THE GHOSTS OF WINEVILLE

Whether you have watched the movie, THE CHANGELING or just read an article on the Chicken Ranch murders, tracking down Wineville is no small task.

Few people have ever heard of Wineville. It is not on the roadmaps and their are no signs announcing you have arrived. Yet, remnants remain of a California town, that tried to erase the memory of some of the most horrendous crimes in California history.

Locate Wineville Road near Highway 60 and head south. Here you will pass the original road, now on private property. You will pass one of the few remaining wineries that gave the town it's name.

Untended you will also see the few remaining fields of grapevines that once helped fill the winery vats.

Follow the road south past Limonite and it will bring you to the Northcott Ranch.        Site of the Chicken Coop Murders.

In 1926, ranch owner Gordon Stewart Northcott took his 14-year-old nephew, Sanford Clark, from his home in Saskatchewan, Canada.

Before a family member was able to inform the police about the situation, Northcott had beaten and sexually abused Clark.

 

In September 1928, the Los Angeles Police Department visited the Northcott Ranch in Wineville, Riverside County. Police found Clark at the ranch and took him into custody.

Clark claimed that Northcott had kidnapped, molested, and killed several young boys with the help of Northcott's apparent mother, Sarah Louise Northcott. He had also forced Clark to participate.

The police found no complete bodies at the site, but they discovered body parts, the personal effects of missing children, and blood-stained axes.

 

Clark said quicklime was used to dispose of the remains, and the bones had been dumped in the desert. The Northcott's had fled to Canada and they were arrested near Vernon, British Columbia

Sarah Louise Northcott initially confessed to the murders, including that of      9-year-old Walter Collins.

She later retracted her statement, as did Gordon Northcott, who had confessed to killing five boys.

Upon her return from Canada, Sarah Louise pleaded guilty to killing Walter Collins. Superior Court Judge Morton sentenced her to life imprisonment on December 31, 1928. He stated that she was spared hanging since she was a woman.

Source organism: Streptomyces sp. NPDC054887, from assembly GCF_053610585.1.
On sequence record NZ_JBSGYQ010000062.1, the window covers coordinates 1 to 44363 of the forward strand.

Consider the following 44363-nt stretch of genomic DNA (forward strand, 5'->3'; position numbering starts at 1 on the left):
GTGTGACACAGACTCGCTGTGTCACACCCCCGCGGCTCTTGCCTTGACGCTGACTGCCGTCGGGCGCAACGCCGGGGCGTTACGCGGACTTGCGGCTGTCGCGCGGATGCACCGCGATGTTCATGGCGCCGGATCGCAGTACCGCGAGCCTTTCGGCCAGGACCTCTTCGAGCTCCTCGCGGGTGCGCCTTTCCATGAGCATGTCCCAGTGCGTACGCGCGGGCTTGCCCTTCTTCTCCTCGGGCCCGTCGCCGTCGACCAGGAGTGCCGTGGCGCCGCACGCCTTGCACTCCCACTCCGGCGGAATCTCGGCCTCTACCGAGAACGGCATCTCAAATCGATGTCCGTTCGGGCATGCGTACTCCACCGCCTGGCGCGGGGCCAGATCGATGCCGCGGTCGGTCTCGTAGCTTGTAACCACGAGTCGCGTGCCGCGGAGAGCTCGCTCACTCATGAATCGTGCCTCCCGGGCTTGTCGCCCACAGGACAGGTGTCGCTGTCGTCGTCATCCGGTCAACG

The day she was sentenced, Sarah Louise claimed that her son was innocent and that he was an illegitimate son by an English nobleman to whom she first was married and later divorced. She was sentenced to life imprisonment and served her sentence at Tehachapi State Prison. She was paroled after serving less than 12 years of her sentence.

On February 8, 1929, a 27-day trial before Judge George R. Freeman in Riverside County, California, ended. Gordon Northcott was convicted of the murders of an unidentified Mexican boy and brothers Lewis and Nelson Winslow (aged 12 and 10, respectively). The brothers had been reported missing from Pomona on May 16, 1928. However, it was believed Northcott may have had as many as 20 victims.

The jury heard that he kidnapped, molested, tortured, killed, and dismembered these and other boys throughout 1928. On February 13, 1929, Judge Freeman sentenced Northcott to be hanged. The sentence was carried out on October 2, 1930. During Gordon Stewart's trial, Sarah Louise also claimed she was actually Gordon Northcott's grandmother rather than his mother. Sarah Louise stated that Gordon was the result of incest committed by her husband, Cyrus George Northcott, against their daughter Winifred. She also stated that as a child, Gordon was sexually abused by the entire family. None of Sarah Louise's claims of abuse were substantiated, and Winifred denied incest with her father.

 Investigators found an axe as well as bones, hair and fingers from three of the victims that were buried in lime near the chicken house at the Northcott ranch near Wineville - hence the name "Wineville Chicken Coop Murders."

Wineville changed its name to “Mira Loma” on November 1, 1930, due in large part to the negative publicity surrounding the murders.

Wineville Avenue, Wineville Road, Wineville Park and other geographic references provide reminders of the community's former name.  

The home where Gordon Stewart Northcott and Sanford Clark lived is for sale.

The lot was subdivided, remnants of the chicken coops were not removed, and a home was built on the site.

 

Black and white photo's provided by the Los Angeles Public Library, Los Angeles Times and on-line sources, used with permission for educational and information purposes.

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